Bad Eggs The egg on the left shows a ring at 6 days. This ring is formed by concentrated bacteria which has invaded the eggs' membrane. It can become present very early, or after the peep has already started to form, as in the picture on the right. In the picture on the right the ring, or portion of it, can be seen at the bottom of the egg with the expired peep in the middle.
How do I candle eggs? I Shine a bright light through the egg. Candling is not a specific art.
It is more of a comparison, meaning all the eggs of the same age should look the same. It is something best learned by doing it, and really is just as simple as you make it. You cannot hurt eggs by candling them (short of dropping them). They can be out of the incubator for a half-hour without any harm. Candle every day if you like, after day 3 you should see something. At about 8 days, you can see the peep wiggling and kicking in his egg. We once saw a peeps' heart beating while candling!
Good Eggs On the left, you can see the "spider" of veins growing away from the peep. This egg is at 6 days. You can see this spider in a smaller version at 3 days. The egg on the right is at 2 weeks. You can see the clear spot beneath, with the yolk and peep floating at the top.
More Bad Eggs For a different reason. The egg on the left shows a blood spot.
In my experience an egg with a blood spot will not hatch. They will go bad and blow up, though.
The egg on the right at 6 days shows "clear". It is infertile, or too old to germinate.
Homemade Candler Recipe
1- 60 watt sealed beam flood light bulb
1- ceramic light base
1- old lamp cord
1- 4X4 utility box
1- Romex connector
1- piece of scrap wood for a mounting base
1- cardboard box with a small hole cut in it
1- roll of black electric tape
Throwin' it together...
1.) Punch out a hole in the 4x4 box, install the romex connector, screws on the outside.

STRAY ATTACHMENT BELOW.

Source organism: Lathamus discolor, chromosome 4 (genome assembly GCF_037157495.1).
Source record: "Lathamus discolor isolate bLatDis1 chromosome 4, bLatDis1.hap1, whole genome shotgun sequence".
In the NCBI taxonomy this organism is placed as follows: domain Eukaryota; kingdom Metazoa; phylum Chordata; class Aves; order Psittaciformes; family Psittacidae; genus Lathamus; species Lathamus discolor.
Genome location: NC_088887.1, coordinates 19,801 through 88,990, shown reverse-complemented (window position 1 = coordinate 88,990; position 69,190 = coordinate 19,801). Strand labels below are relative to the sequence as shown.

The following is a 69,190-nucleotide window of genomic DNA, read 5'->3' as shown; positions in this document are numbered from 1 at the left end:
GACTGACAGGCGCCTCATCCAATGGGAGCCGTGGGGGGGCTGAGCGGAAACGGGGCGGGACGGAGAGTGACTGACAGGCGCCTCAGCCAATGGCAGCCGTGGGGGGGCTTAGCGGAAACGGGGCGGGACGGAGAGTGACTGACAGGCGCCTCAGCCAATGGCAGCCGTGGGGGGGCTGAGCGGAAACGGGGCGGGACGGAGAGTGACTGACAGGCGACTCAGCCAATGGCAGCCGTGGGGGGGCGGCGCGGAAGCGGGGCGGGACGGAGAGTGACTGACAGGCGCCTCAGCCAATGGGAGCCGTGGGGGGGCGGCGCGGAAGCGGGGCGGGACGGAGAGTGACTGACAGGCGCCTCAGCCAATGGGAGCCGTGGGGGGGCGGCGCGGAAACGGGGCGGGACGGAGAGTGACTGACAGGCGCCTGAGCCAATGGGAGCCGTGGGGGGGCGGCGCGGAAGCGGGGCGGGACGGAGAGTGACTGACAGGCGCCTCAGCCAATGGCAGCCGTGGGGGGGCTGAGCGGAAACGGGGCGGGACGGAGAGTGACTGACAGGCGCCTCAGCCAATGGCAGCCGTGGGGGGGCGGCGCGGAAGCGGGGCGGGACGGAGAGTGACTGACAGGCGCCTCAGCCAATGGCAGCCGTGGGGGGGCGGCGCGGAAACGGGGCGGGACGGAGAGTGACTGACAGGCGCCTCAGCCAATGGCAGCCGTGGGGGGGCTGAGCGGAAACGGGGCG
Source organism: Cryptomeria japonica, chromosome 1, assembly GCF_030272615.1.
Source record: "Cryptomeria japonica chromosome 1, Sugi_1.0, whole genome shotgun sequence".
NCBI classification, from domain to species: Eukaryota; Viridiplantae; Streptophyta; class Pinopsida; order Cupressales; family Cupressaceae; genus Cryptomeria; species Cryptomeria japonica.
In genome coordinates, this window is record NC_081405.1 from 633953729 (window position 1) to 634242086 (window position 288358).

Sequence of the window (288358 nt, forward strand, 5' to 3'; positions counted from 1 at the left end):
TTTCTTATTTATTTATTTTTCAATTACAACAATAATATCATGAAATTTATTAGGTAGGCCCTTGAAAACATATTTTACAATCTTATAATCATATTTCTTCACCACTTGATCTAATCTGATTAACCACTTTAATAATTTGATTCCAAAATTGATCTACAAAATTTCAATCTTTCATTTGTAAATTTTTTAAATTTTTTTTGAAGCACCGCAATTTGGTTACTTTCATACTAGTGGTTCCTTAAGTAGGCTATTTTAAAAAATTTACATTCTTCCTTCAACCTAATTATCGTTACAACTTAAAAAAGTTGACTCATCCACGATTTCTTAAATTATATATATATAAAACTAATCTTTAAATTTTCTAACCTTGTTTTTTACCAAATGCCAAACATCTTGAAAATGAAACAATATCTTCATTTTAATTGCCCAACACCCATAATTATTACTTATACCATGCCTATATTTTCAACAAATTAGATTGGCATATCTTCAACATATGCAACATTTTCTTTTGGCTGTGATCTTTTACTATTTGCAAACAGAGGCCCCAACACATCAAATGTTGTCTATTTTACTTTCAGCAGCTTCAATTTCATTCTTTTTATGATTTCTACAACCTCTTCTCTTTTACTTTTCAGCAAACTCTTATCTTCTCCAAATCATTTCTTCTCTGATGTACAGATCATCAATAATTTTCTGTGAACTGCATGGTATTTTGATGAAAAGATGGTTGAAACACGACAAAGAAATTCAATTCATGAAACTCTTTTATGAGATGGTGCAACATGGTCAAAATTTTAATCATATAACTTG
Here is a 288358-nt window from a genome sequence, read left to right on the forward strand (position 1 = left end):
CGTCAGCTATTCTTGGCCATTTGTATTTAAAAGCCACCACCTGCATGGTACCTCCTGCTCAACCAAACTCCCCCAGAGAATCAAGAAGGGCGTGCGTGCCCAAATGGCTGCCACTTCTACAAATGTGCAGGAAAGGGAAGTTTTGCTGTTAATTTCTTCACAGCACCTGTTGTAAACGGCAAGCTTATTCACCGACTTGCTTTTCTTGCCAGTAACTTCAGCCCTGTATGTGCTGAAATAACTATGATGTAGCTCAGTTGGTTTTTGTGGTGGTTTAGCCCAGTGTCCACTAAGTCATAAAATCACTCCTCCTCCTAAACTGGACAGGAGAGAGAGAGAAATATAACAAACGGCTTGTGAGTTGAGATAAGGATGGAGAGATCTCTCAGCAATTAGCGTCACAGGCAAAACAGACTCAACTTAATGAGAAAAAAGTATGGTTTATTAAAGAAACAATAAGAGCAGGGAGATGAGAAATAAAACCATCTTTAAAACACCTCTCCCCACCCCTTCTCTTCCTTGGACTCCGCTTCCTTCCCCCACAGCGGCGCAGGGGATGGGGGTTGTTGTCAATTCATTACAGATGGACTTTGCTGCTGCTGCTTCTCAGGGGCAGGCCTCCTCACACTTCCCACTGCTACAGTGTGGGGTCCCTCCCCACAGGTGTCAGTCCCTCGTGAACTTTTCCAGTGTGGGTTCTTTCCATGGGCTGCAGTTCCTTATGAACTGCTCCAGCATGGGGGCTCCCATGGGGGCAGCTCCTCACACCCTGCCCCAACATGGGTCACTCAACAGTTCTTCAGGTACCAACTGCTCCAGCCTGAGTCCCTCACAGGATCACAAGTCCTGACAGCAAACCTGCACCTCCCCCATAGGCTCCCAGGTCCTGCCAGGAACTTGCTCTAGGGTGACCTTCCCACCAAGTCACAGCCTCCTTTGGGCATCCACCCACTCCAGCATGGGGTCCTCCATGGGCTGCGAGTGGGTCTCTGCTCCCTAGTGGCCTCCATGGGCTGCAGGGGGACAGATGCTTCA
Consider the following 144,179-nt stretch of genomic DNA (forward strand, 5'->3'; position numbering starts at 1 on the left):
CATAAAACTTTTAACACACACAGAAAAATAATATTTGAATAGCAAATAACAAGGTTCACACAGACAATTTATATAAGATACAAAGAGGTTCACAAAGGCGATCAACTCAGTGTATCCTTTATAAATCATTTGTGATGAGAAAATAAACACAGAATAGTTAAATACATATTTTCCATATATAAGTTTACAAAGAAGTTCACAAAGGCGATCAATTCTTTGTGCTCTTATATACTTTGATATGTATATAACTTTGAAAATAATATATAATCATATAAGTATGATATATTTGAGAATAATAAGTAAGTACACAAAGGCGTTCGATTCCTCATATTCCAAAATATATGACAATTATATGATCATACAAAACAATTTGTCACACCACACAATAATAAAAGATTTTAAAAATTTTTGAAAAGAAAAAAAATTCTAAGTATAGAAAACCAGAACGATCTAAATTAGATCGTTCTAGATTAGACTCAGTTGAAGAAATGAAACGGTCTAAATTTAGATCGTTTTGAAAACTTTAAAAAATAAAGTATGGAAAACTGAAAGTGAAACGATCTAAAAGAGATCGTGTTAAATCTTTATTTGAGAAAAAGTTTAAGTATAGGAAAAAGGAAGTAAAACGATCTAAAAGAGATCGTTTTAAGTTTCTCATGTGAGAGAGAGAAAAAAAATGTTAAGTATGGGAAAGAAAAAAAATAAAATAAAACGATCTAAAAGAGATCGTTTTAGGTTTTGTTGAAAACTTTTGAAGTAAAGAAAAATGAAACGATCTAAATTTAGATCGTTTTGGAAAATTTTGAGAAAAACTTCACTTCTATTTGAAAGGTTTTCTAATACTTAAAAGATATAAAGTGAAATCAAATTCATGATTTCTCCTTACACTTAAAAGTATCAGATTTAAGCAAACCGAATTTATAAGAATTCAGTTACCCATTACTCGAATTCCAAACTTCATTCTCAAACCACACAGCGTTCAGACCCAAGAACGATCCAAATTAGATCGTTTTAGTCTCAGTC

2.) Pass the lamp cord through the connector with about 6" inside the box, ends bared about 3/4".
3.) Screw down 4x4 box to your piece of wood that you are using as the base.
4.) Tighten down romex connector screws. If lamp cord is loose, you may need to make a number of wraps with electrical tape on the cord to increase it's diameter, so the connector can get a good bite.
5.) Attach the lamp cord to the light base. One wire goes on each screw, it doesnt matter which wire to which screw.
6.) Screw down your lamp base, use screws provided with the base.
7.) Screw in your light bulb, find a box, cut in a small hole, and start candling. Use some sense here, the candler becomes VERY HOT, make sure the box is big enough not to catch fire!!! Don't leave the candler unattended, EVER!!!
This page was last updated on: January 15, 2010
This site was constructed by me, Scott Shilala, with help from the poultry hobbyist community, and support from my wonderful wife, Kelly Jo.
Yet Even More Bad Eggs The egg on the left shows a blood spot incubated to 8 days. You can see the bacterial ring forming at this point. Soon this egg will start to "weep", and if it isn't caught in time, it will explode into a stinky mess. The egg on the right shows highly defined pores.
Eggs that look like this under candling have a slim chance of hatching in my experience.
I've noticed that it mostly depends on the severity of the porosity.
The brighter the light the better, when it comes to candling!!!